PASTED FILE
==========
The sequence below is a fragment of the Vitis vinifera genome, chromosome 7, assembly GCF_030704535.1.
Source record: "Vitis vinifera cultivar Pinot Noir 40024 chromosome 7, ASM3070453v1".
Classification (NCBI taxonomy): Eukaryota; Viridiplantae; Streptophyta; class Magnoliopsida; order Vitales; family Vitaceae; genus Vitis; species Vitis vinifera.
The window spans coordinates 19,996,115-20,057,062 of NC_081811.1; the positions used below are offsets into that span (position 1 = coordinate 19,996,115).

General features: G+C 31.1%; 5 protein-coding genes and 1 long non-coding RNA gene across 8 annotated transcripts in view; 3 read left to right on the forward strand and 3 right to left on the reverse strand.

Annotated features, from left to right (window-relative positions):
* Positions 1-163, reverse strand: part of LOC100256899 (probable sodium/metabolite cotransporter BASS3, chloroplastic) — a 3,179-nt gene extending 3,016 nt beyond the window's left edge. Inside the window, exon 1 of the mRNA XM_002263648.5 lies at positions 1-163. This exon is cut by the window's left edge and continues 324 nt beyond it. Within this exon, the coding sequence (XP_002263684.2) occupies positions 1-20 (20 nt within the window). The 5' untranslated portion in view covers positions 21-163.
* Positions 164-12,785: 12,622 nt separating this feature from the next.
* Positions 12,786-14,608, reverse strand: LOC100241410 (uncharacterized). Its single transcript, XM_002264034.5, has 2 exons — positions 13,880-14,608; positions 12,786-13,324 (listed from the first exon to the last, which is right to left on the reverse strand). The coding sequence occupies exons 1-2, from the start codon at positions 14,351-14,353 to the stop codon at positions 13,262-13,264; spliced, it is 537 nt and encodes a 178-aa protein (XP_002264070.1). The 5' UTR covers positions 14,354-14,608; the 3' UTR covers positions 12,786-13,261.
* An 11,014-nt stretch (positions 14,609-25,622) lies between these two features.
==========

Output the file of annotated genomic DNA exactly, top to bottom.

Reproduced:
The sequence below is a fragment of the Vitis vinifera genome, chromosome 7, assembly GCF_030704535.1.
Source record: "Vitis vinifera cultivar Pinot Noir 40024 chromosome 7, ASM3070453v1".
Classification (NCBI taxonomy): Eukaryota; Viridiplantae; Streptophyta; class Magnoliopsida; order Vitales; family Vitaceae; genus Vitis; species Vitis vinifera.
The window spans coordinates 19,996,115-20,057,062 of NC_081811.1; the positions used below are offsets into that span (position 1 = coordinate 19,996,115).

General features: G+C 31.1%; 5 protein-coding genes and 1 long non-coding RNA gene across 8 annotated transcripts in view; 3 read left to right on the forward strand and 3 right to left on the reverse strand.

Annotated features, from left to right (window-relative positions):
* Positions 1-163, reverse strand: part of LOC100256899 (probable sodium/metabolite cotransporter BASS3, chloroplastic) — a 3,179-nt gene extending 3,016 nt beyond the window's left edge. Inside the window, exon 1 of the mRNA XM_002263648.5 lies at positions 1-163. This exon is cut by the window's left edge and continues 324 nt beyond it. Within this exon, the coding sequence (XP_002263684.2) occupies positions 1-20 (20 nt within the window). The 5' untranslated portion in view covers positions 21-163.
* Positions 164-12,785: 12,622 nt separating this feature from the next.
* Positions 12,786-14,608, reverse strand: LOC100241410 (uncharacterized). Its single transcript, XM_002264034.5, has 2 exons — positions 13,880-14,608; positions 12,786-13,324 (listed from the first exon to the last, which is right to left on the reverse strand). The coding sequence occupies exons 1-2, from the start codon at positions 14,351-14,353 to the stop codon at positions 13,262-13,264; spliced, it is 537 nt and encodes a 178-aa protein (XP_002264070.1). The 5' UTR covers positions 14,354-14,608; the 3' UTR covers positions 12,786-13,261.
* An 11,014-nt stretch (positions 14,609-25,622) lies between these two features.